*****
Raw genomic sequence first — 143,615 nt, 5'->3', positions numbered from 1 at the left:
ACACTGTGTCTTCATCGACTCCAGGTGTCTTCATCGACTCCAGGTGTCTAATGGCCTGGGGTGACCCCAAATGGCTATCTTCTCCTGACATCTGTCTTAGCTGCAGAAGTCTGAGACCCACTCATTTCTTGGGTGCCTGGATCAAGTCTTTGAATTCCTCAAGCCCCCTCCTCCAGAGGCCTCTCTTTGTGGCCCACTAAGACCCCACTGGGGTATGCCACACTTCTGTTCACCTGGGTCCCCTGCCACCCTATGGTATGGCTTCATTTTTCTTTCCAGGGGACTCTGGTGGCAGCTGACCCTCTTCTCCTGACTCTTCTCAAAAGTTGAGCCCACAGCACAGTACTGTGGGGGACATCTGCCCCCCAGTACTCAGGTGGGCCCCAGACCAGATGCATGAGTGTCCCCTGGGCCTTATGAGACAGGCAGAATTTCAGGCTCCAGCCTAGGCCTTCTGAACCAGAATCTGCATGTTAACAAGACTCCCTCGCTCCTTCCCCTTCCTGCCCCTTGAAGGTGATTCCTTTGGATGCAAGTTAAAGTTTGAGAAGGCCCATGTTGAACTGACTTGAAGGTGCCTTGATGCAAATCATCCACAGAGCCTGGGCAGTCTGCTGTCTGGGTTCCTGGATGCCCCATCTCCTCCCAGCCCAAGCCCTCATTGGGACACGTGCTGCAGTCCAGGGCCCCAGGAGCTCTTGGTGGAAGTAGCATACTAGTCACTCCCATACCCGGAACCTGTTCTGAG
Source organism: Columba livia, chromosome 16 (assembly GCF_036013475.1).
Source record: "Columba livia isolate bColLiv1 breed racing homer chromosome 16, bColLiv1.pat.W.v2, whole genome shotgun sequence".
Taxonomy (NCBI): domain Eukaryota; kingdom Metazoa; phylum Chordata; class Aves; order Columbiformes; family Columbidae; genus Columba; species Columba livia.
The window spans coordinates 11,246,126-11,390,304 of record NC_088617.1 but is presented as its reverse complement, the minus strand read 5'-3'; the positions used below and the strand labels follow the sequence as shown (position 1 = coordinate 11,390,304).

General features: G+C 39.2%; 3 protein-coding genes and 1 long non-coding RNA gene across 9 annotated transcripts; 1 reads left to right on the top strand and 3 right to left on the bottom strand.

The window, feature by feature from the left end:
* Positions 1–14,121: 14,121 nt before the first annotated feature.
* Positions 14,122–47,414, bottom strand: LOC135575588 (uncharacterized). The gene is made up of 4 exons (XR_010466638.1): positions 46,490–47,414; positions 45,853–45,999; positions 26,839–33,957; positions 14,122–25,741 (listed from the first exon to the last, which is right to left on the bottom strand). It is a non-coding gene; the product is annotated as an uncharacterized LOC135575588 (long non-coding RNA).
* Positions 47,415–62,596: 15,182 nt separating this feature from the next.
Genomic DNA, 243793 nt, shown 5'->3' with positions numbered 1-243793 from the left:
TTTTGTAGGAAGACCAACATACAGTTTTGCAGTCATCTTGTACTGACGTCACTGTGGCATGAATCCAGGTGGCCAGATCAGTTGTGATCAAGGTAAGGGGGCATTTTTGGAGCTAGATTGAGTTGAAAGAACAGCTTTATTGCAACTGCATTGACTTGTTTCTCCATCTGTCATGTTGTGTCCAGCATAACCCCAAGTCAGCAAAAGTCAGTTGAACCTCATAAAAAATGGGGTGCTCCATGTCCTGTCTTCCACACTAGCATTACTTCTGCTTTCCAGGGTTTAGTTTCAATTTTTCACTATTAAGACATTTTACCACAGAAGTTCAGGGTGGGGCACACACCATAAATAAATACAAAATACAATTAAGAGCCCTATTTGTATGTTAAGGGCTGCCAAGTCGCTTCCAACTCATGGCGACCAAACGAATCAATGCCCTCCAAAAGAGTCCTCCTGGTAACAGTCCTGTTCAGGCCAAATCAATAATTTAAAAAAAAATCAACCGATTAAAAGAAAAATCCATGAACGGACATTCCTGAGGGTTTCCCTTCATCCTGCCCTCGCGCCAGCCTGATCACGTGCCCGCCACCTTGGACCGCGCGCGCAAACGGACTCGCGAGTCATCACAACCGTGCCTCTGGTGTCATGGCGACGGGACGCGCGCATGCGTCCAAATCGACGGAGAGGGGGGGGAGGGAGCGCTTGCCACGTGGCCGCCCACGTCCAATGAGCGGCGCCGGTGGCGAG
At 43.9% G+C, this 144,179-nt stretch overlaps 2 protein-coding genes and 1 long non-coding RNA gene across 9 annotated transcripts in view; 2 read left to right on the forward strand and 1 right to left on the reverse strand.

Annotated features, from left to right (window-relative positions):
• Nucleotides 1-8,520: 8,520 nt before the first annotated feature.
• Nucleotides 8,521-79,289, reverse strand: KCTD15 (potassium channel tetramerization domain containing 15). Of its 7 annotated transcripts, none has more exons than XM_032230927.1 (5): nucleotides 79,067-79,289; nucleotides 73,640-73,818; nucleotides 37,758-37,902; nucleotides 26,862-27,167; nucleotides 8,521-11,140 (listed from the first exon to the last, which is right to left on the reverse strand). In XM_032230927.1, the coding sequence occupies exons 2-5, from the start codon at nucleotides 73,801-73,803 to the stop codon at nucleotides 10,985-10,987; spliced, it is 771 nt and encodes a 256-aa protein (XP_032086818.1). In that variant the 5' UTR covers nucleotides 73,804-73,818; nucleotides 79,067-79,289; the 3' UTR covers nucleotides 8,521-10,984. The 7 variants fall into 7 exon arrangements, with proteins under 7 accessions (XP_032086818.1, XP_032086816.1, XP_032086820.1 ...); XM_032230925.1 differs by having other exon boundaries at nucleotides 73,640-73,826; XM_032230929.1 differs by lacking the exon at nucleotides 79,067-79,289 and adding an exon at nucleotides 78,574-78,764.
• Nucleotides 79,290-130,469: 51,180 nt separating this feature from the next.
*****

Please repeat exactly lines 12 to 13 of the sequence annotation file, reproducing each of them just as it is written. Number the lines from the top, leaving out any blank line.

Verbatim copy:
Genomic DNA, 243793 nt, shown 5'->3' with positions numbered 1-243793 from the left:
TTTTGTAGGAAGACCAACATACAGTTTTGCAGTCATCTTGTACTGACGTCACTGTGGCATGAATCCAGGTGGCCAGATCAGTTGTGATCAAGGTAAGGGGGCATTTTTGGAGCTAGATTGAGTTGAAAGAACAGCTTTATTGCAACTGCATTGACTTGTTTCTCCATCTGTCATGTTGTGTCCAGCATAACCCCAAGTCAGCAAAAGTCAGTTGAACCTCATAAAAAATGGGGTGCTCCATGTCCTGTCTTCCACACTAGCATTACTTCTGCTTTCCAGGGTTTAGTTTCAATTTTTCACTATTAAGACATTTTACCACAGAAGTTCAGGGTGGGGCACACACCATAAATAAATACAAAATACAATTAAGAGCCCTATTTGTATGTTAAGGGCTGCCAAGTCGCTTCCAACTCATGGCGACCAAACGAATCAATGCCCTCCAAAAGAGTCCTCCTGGTAACAGTCCTGTTCAGGCCAAATCAATAATTTAAAAAAAAATCAACCGATTAAAAGAAAAATCCATGAACGGACATTCCTGAGGGTTTCCCTTCATCCTGCCCTCGCGCCAGCCTGATCACGTGCCCGCCACCTTGGACCGCGCGCGCAAACGGACTCGCGAGTCATCACAACCGTGCCTCTGGTGTCATGGCGACGGGACGCGCGCATGCGTCCAAATCGACGGAGAGGGGGGGGAGGGAGCGCTTGCCACGTGGCCGCCCACGTCCAATGAGCGGCGCCGGTGGCGAG